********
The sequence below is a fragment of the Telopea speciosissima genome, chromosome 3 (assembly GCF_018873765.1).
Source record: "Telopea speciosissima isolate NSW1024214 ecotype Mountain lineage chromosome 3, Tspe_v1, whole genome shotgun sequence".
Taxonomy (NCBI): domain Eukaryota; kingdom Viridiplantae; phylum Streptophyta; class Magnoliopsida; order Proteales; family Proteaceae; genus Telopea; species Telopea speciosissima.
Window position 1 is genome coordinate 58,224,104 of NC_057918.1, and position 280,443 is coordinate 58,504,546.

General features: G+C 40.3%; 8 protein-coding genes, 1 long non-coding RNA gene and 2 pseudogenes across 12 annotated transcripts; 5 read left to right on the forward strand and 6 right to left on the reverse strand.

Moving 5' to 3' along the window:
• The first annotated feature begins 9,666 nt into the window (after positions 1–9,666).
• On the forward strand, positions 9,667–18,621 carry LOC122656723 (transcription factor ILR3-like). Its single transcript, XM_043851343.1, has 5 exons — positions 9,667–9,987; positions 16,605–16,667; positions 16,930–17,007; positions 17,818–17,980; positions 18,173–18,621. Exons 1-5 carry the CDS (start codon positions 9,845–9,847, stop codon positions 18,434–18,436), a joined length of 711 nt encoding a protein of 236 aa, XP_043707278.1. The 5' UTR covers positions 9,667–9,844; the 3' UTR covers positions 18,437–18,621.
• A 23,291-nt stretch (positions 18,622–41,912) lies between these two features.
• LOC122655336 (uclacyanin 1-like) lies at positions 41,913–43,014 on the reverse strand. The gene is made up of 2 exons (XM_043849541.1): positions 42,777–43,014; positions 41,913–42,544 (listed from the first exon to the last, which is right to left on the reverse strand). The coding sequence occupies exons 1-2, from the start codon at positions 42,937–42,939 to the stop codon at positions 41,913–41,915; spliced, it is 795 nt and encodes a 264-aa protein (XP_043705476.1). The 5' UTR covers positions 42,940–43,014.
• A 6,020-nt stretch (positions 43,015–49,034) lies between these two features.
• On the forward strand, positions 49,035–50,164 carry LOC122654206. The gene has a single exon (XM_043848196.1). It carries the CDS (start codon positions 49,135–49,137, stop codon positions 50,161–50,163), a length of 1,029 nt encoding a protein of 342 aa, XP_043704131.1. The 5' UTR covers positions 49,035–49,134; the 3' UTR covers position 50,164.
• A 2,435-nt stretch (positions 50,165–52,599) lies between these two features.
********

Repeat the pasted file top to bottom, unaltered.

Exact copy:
The sequence below is a fragment of the Telopea speciosissima genome, chromosome 3 (assembly GCF_018873765.1).
Source record: "Telopea speciosissima isolate NSW1024214 ecotype Mountain lineage chromosome 3, Tspe_v1, whole genome shotgun sequence".
Taxonomy (NCBI): domain Eukaryota; kingdom Viridiplantae; phylum Streptophyta; class Magnoliopsida; order Proteales; family Proteaceae; genus Telopea; species Telopea speciosissima.
Window position 1 is genome coordinate 58,224,104 of NC_057918.1, and position 280,443 is coordinate 58,504,546.

General features: G+C 40.3%; 8 protein-coding genes, 1 long non-coding RNA gene and 2 pseudogenes across 12 annotated transcripts; 5 read left to right on the forward strand and 6 right to left on the reverse strand.

Moving 5' to 3' along the window:
• The first annotated feature begins 9,666 nt into the window (after positions 1–9,666).
• On the forward strand, positions 9,667–18,621 carry LOC122656723 (transcription factor ILR3-like). Its single transcript, XM_043851343.1, has 5 exons — positions 9,667–9,987; positions 16,605–16,667; positions 16,930–17,007; positions 17,818–17,980; positions 18,173–18,621. Exons 1-5 carry the CDS (start codon positions 9,845–9,847, stop codon positions 18,434–18,436), a joined length of 711 nt encoding a protein of 236 aa, XP_043707278.1. The 5' UTR covers positions 9,667–9,844; the 3' UTR covers positions 18,437–18,621.
• A 23,291-nt stretch (positions 18,622–41,912) lies between these two features.
• LOC122655336 (uclacyanin 1-like) lies at positions 41,913–43,014 on the reverse strand. The gene is made up of 2 exons (XM_043849541.1): positions 42,777–43,014; positions 41,913–42,544 (listed from the first exon to the last, which is right to left on the reverse strand). The coding sequence occupies exons 1-2, from the start codon at positions 42,937–42,939 to the stop codon at positions 41,913–41,915; spliced, it is 795 nt and encodes a 264-aa protein (XP_043705476.1). The 5' UTR covers positions 42,940–43,014.
• A 6,020-nt stretch (positions 43,015–49,034) lies between these two features.
• On the forward strand, positions 49,035–50,164 carry LOC122654206. The gene has a single exon (XM_043848196.1). It carries the CDS (start codon positions 49,135–49,137, stop codon positions 50,161–50,163), a length of 1,029 nt encoding a protein of 342 aa, XP_043704131.1. The 5' UTR covers positions 49,035–49,134; the 3' UTR covers position 50,164.
• A 2,435-nt stretch (positions 50,165–52,599) lies between these two features.